South Carolina Plant Atlas
South Carolina Plant Atlas
The purpose of this Atlas is to show, on a county by county
basis, the distribution of all native and naturalized ferns, fern allies,
gymnosperms, and angiosperms of South Carolina.
Information in the Atlas
All distributional information is based on the presence
of at least one verified herbarium specimen; non-vouchered records have
not been used. The presence of a species in a county is indicated by a
dot, and the dot is positioned at the centroid of that county; the maps
in this Atlas suggest no other geographical distribution.
Nomenclature in this Atlas generally follows that of John
Kartesz' A Synonymized Checklist of the Vascular Flora of the United
States, Canada, and Greenland (1994, 2nd edition, 2 vols., Timber Press:
Approximately 3000 vascular plant species are listed in
the Atlas, with a county dot map for each. Species are listed alphabetically
by scientific name. Click on a letter to begin:
History and Development of the Atlas
Plant distributions were provided in Radford, Ahles, and Bell's Manual of the Vascular Flora of the Carolinas (1968, UNC Press: Chapel Hill), and these have been maintained in the current Atlas. After the publication of the Manual, a surge of botanical work in the 1970s led to the accumulation of a significant number of new records for the state. The resulting need for an updated distributional checklist gave rise to this Atlas.
From its onset in the late 1970s, this project was largely carried out by Professor Douglas Rayner, Wofford College (then of the Nongame and Heritage Trust section of the South Carolina Department of Wildlife and Marine Resources) and Cynthia Aulbach Smith (then curator of the A.C. Moore Herbarium at USC-Columbia), who undertook the responsibility of state-wide coordination of data, including development of electronic files of plant names and location data. In 1994 the first version of the Atlas went online. The current Atlas is a major update of the 1994 version, representing additional collection data and nomenclaturial changes through calendar year 2000. Major contributors include John Townsend and Patrick McMillan (former and present curators of the Clemson University Herbarium, respectively) with additional contributions from Katherine Boyle, Albert Pittman, Ph.D., and James Sorrow of the South Carolina Department of Natural Resources, Linda Lee of the A.C. Moore Herbarium, and Professor Timothy Mousseau of the USC Department of Biological Sciences.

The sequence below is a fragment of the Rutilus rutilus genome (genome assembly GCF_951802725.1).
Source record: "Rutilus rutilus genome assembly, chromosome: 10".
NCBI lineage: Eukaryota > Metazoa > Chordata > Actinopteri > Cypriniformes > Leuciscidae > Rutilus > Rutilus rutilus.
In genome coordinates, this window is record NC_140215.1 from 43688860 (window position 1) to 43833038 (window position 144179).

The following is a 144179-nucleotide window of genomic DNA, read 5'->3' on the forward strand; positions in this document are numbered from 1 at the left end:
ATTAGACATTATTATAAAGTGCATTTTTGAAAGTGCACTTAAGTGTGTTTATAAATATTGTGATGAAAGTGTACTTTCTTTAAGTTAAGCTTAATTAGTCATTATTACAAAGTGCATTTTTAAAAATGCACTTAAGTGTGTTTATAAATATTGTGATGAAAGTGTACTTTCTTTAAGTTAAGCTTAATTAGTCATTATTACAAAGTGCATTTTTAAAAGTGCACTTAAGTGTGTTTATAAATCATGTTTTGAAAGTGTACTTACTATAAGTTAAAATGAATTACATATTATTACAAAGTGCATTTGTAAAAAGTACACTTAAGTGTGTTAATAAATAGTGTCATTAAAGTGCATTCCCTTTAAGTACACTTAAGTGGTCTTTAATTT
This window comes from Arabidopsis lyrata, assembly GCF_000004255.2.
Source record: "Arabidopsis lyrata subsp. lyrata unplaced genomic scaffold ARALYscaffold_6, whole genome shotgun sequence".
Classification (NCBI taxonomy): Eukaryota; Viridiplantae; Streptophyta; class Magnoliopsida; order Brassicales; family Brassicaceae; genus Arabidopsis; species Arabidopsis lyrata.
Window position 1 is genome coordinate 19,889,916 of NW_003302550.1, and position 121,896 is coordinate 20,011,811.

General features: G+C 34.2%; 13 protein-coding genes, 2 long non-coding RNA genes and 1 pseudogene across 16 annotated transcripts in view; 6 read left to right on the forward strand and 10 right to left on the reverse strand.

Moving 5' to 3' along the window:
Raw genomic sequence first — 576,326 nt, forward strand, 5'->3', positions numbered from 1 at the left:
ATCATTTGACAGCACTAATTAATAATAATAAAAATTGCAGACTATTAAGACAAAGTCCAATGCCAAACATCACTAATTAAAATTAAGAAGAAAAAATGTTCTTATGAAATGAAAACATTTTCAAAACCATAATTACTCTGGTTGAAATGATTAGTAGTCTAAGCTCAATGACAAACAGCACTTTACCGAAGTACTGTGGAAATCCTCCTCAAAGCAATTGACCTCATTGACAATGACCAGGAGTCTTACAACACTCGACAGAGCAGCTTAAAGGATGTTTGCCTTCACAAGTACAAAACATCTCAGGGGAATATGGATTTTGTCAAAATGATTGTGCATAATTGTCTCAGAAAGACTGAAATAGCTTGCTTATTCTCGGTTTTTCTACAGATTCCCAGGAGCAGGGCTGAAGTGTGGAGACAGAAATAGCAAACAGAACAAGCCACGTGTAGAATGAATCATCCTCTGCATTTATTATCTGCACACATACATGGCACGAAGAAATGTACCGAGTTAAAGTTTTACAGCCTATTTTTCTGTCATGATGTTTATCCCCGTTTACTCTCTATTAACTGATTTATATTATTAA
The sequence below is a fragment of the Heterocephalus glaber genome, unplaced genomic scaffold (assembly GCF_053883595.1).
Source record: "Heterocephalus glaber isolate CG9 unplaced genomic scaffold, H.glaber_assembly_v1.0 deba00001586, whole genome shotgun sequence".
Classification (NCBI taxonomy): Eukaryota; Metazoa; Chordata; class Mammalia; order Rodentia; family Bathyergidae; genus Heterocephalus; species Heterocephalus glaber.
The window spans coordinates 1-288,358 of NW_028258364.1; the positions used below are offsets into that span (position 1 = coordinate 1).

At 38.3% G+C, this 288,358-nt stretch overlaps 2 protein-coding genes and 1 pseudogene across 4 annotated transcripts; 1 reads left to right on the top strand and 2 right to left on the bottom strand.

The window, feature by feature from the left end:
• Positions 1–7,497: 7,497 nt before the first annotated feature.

Vouchered records of the data used in the development of this Atlas were accumulated from nearly all the herbaria in South Carolina, including the collections at the Charleston Museum (CHARL), the Citadel (CIT), Clemson University (CLEMS), Coastal Carolina University, Erskine College, Francis Marion University, Furman University, Savannah River Ecology Lab, the University of South Carolina-Aiken, USC-Columbia (USCH), USC-Spartanburg (USCS), and USC-Sumter. Also, recent additions to collections of rare and endangered species were examined at the U.S. National Herbarium (US), the New York Botanical Garden (NY), the University of North Carolina-Chapel Hill (NCU), Duke University (DUKE), and Florida State University (FSU). Development of this project would have been impossible without the kind cooperation and valuable service provided by the curators and staff of these herbaria.
Data updates, as well as comments on format and nomenclature may be addressed to:
Herrick Brown, Curator
A. C. Moore Herbarium
Department of Biological Sciences
University of South Carolina
Columbia, SC 29208